Alice-Azania Jarvis

Alice-Azania Jarvis is a feature writer for The Independent

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Days of the Commune, White Bear Theatre, London

Much is made, by the Gunpowder Theatre Company, of the fact that Days of the Commune is one of Bertolt Brecht's least-performed plays. Cynics might reply that there is a reason for this. This is a hefty, agenda-ridden account of the Paris Commune and as such it represents a challenge in any milieu – all the more so when that happens to be behind a South London pub during a grudge football match.

Gyms are on a spin cycle

It was 1989 in Santa Monica. Duran Duran, Roxette and Bon Jovi blasted from the radio, while Madonna implored fans to express themselves. The fashion-conscious wore leopard print, shoulder pads and plaid. The body-conscious headed to Johnny G's Spin centre to burn off 600 calories an hour. Born in South Africa, Johnny Goldberg had moved to the US a decade earlier, working as a personal trainer and taking part in a host of endurance cycle races. One night, while out training on his bike, a passing car narrowly missed him. It was then he had the idea of taking cycling indoors. Spinning was born.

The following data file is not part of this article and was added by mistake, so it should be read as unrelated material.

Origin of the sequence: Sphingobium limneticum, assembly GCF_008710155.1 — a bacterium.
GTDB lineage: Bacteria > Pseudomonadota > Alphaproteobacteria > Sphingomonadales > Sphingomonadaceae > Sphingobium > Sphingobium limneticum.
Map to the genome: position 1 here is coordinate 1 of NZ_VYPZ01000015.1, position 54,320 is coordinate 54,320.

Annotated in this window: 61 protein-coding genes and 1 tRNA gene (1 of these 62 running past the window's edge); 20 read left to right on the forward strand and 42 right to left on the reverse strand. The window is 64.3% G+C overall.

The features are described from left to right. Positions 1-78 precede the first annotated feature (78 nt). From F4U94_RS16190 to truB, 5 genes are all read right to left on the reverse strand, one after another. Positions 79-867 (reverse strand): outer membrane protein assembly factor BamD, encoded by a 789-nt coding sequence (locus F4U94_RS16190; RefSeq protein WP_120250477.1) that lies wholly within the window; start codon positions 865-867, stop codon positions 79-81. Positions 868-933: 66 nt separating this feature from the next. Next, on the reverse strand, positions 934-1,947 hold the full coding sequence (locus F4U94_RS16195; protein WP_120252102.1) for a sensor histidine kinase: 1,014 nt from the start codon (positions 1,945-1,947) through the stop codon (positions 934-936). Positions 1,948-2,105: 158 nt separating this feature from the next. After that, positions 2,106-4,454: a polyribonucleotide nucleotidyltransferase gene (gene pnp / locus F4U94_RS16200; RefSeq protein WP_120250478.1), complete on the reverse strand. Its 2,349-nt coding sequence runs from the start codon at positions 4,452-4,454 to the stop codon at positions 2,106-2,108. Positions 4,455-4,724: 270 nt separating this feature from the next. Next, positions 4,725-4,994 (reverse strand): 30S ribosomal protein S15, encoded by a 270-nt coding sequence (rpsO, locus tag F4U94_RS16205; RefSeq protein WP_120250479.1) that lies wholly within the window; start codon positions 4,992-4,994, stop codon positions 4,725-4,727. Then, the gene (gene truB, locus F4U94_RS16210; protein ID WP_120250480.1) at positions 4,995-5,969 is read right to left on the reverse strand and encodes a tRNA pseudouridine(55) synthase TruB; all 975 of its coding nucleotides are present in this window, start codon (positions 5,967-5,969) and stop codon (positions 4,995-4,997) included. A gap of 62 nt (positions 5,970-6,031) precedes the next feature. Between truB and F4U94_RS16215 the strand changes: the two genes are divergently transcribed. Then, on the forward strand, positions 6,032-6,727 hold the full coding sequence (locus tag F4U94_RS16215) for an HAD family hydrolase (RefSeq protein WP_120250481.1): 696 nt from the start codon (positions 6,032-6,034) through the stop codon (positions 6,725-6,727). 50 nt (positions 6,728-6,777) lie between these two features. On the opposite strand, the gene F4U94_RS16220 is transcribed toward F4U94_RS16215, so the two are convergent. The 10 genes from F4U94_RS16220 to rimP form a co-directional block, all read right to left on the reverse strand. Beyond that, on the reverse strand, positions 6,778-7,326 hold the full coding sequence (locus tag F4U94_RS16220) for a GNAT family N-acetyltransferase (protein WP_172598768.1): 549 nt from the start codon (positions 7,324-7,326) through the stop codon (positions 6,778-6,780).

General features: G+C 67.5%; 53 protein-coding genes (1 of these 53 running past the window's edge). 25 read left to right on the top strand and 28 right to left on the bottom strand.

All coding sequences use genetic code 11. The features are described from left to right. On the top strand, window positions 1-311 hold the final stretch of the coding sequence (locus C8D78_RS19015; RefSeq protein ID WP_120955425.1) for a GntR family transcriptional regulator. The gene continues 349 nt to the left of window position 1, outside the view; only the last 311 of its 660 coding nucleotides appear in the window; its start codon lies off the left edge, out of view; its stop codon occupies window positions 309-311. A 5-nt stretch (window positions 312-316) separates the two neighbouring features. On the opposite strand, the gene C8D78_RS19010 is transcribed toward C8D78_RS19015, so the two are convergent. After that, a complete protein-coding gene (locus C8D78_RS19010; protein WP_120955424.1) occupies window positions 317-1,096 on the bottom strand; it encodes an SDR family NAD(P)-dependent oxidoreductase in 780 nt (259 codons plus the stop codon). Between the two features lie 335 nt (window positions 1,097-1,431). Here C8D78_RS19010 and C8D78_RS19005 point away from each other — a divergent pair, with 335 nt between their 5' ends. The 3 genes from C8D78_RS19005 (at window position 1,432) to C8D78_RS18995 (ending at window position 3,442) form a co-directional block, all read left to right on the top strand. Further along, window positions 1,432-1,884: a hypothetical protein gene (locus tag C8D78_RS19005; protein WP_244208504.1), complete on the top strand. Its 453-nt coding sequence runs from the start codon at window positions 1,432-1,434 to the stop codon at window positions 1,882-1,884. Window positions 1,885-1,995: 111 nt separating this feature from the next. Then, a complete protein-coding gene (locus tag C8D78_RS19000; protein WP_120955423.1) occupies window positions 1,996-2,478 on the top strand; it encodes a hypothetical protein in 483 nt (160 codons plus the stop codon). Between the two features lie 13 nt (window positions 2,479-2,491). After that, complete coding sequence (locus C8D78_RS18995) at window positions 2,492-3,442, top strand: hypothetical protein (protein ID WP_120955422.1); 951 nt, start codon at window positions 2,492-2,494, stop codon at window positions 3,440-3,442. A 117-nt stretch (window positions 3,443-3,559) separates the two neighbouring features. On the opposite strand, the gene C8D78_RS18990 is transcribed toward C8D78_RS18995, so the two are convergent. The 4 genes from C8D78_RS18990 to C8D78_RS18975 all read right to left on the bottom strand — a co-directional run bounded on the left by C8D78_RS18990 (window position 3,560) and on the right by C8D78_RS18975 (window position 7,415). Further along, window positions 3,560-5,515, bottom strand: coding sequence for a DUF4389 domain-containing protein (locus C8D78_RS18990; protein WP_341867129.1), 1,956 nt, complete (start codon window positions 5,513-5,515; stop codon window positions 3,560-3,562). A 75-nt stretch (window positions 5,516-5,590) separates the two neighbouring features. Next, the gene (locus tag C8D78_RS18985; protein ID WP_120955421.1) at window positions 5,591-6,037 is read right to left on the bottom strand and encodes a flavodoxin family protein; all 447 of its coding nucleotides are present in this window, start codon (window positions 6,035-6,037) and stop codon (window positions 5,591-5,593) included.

DVD: Prom (U)

There is a lot about Prom that's surprising – in that it is, in fact, totally unsurprising. It follows every plot twist in the Book of Disney Clichés, something which – in the age of Mean Girls and Easy A – seems enormously out of place.

Communal plates: Who said it's good to share?

On the rare occasions that my boyfriend and I go out for dinner, the conversation will, at some point, assume a familiar format: "Can I have a bite of that?" I ask, ignoring the protective arm curled around his plate. He protests, I insist, and eventually he relents, fussing that I might contaminate it by digging in my fork. Indecisive and naturally greedy, it is impossible for me to sit opposite someone and not want their food.

I love you (just not the way you are)

It's an age-old story: boy meets girl, they fall for each other – then she sets about trying to turn him into someone else. Alice-Azania Jarvis wonders what's really going on

How Britain fell back in love with baking

Forget MasterChef, now we're all in love with The Great British Bake Off. As the show reaches its final tonight, Alice-Azania Jarvis discovers why comfort food wins

Last Night's TV - The Truth about Child Brides, BBC3; Home Cooking Made Easy, BBC2

They're beginning to lift the veil

How to make it sizzle: Modern chefs are elevating steak to an art form

But what makes the difference between a decent grill and a connoisseur's cut? Alice-Azania Jarvis finds out

Chapter and terse: When memoirs turn ugly

You see them in bookstores, flicking straight to the index.

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